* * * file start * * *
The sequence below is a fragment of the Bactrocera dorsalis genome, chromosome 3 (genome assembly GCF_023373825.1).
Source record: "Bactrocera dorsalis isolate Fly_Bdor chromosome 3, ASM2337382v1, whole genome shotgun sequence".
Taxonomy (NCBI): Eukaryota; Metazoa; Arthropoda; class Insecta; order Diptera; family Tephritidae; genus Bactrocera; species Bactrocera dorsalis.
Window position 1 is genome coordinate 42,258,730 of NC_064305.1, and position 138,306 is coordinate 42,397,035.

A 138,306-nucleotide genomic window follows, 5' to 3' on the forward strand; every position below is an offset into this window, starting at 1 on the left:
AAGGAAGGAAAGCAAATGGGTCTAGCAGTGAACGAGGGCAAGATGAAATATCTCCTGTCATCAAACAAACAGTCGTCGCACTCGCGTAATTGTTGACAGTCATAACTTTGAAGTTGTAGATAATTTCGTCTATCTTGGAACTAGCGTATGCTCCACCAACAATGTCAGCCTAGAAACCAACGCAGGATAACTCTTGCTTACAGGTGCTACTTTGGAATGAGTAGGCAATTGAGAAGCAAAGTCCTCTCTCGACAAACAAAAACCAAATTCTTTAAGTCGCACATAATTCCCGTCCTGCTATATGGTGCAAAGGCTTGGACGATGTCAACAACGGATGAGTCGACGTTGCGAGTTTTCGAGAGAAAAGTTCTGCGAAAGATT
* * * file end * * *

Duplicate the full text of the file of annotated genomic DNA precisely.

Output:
The sequence below is a fragment of the Bactrocera dorsalis genome, chromosome 3 (genome assembly GCF_023373825.1).
Source record: "Bactrocera dorsalis isolate Fly_Bdor chromosome 3, ASM2337382v1, whole genome shotgun sequence".
Taxonomy (NCBI): Eukaryota; Metazoa; Arthropoda; class Insecta; order Diptera; family Tephritidae; genus Bactrocera; species Bactrocera dorsalis.
Window position 1 is genome coordinate 42,258,730 of NC_064305.1, and position 138,306 is coordinate 42,397,035.

A 138,306-nucleotide genomic window follows, 5' to 3' on the forward strand; every position below is an offset into this window, starting at 1 on the left:
AAGGAAGGAAAGCAAATGGGTCTAGCAGTGAACGAGGGCAAGATGAAATATCTCCTGTCATCAAACAAACAGTCGTCGCACTCGCGTAATTGTTGACAGTCATAACTTTGAAGTTGTAGATAATTTCGTCTATCTTGGAACTAGCGTATGCTCCACCAACAATGTCAGCCTAGAAACCAACGCAGGATAACTCTTGCTTACAGGTGCTACTTTGGAATGAGTAGGCAATTGAGAAGCAAAGTCCTCTCTCGACAAACAAAAACCAAATTCTTTAAGTCGCACATAATTCCCGTCCTGCTATATGGTGCAAAGGCTTGGACGATGTCAACAACGGATGAGTCGACGTTGCGAGTTTTCGAGAGAAAAGTTCTGCGAAAGATT